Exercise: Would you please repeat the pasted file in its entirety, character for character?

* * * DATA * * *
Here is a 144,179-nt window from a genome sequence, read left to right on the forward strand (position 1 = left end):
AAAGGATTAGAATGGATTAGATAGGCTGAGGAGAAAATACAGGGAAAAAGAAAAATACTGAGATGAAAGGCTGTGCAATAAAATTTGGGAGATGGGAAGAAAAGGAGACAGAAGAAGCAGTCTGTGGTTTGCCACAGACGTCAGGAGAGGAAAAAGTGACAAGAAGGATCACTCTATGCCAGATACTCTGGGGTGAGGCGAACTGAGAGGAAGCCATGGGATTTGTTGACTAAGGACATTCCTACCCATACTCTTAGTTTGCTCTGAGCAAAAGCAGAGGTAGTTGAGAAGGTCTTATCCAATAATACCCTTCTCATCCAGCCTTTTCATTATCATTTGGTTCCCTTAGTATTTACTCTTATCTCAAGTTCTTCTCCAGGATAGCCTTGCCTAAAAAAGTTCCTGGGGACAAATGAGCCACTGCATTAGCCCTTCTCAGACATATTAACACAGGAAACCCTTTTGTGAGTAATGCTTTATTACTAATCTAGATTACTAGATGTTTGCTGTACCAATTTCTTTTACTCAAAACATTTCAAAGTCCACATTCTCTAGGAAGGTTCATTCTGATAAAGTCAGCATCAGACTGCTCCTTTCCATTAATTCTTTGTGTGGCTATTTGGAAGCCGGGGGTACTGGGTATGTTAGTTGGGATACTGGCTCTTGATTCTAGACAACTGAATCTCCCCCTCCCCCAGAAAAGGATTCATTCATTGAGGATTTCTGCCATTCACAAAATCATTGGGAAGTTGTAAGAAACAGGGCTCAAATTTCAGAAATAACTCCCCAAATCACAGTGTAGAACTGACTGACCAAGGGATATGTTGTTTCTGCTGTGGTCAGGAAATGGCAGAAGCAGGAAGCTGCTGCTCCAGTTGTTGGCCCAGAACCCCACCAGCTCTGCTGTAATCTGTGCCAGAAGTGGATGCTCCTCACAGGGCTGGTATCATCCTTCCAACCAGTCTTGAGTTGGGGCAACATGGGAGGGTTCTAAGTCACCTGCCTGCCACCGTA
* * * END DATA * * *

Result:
Here is a 144,179-nt window from a genome sequence, read left to right on the forward strand (position 1 = left end):
AAAGGATTAGAATGGATTAGATAGGCTGAGGAGAAAATACAGGGAAAAAGAAAAATACTGAGATGAAAGGCTGTGCAATAAAATTTGGGAGATGGGAAGAAAAGGAGACAGAAGAAGCAGTCTGTGGTTTGCCACAGACGTCAGGAGAGGAAAAAGTGACAAGAAGGATCACTCTATGCCAGATACTCTGGGGTGAGGCGAACTGAGAGGAAGCCATGGGATTTGTTGACTAAGGACATTCCTACCCATACTCTTAGTTTGCTCTGAGCAAAAGCAGAGGTAGTTGAGAAGGTCTTATCCAATAATACCCTTCTCATCCAGCCTTTTCATTATCATTTGGTTCCCTTAGTATTTACTCTTATCTCAAGTTCTTCTCCAGGATAGCCTTGCCTAAAAAAGTTCCTGGGGACAAATGAGCCACTGCATTAGCCCTTCTCAGACATATTAACACAGGAAACCCTTTTGTGAGTAATGCTTTATTACTAATCTAGATTACTAGATGTTTGCTGTACCAATTTCTTTTACTCAAAACATTTCAAAGTCCACATTCTCTAGGAAGGTTCATTCTGATAAAGTCAGCATCAGACTGCTCCTTTCCATTAATTCTTTGTGTGGCTATTTGGAAGCCGGGGGTACTGGGTATGTTAGTTGGGATACTGGCTCTTGATTCTAGACAACTGAATCTCCCCCTCCCCCAGAAAAGGATTCATTCATTGAGGATTTCTGCCATTCACAAAATCATTGGGAAGTTGTAAGAAACAGGGCTCAAATTTCAGAAATAACTCCCCAAATCACAGTGTAGAACTGACTGACCAAGGGATATGTTGTTTCTGCTGTGGTCAGGAAATGGCAGAAGCAGGAAGCTGCTGCTCCAGTTGTTGGCCCAGAACCCCACCAGCTCTGCTGTAATCTGTGCCAGAAGTGGATGCTCCTCACAGGGCTGGTATCATCCTTCCAACCAGTCTTGAGTTGGGGCAACATGGGAGGGTTCTAAGTCACCTGCCTGCCACCGTA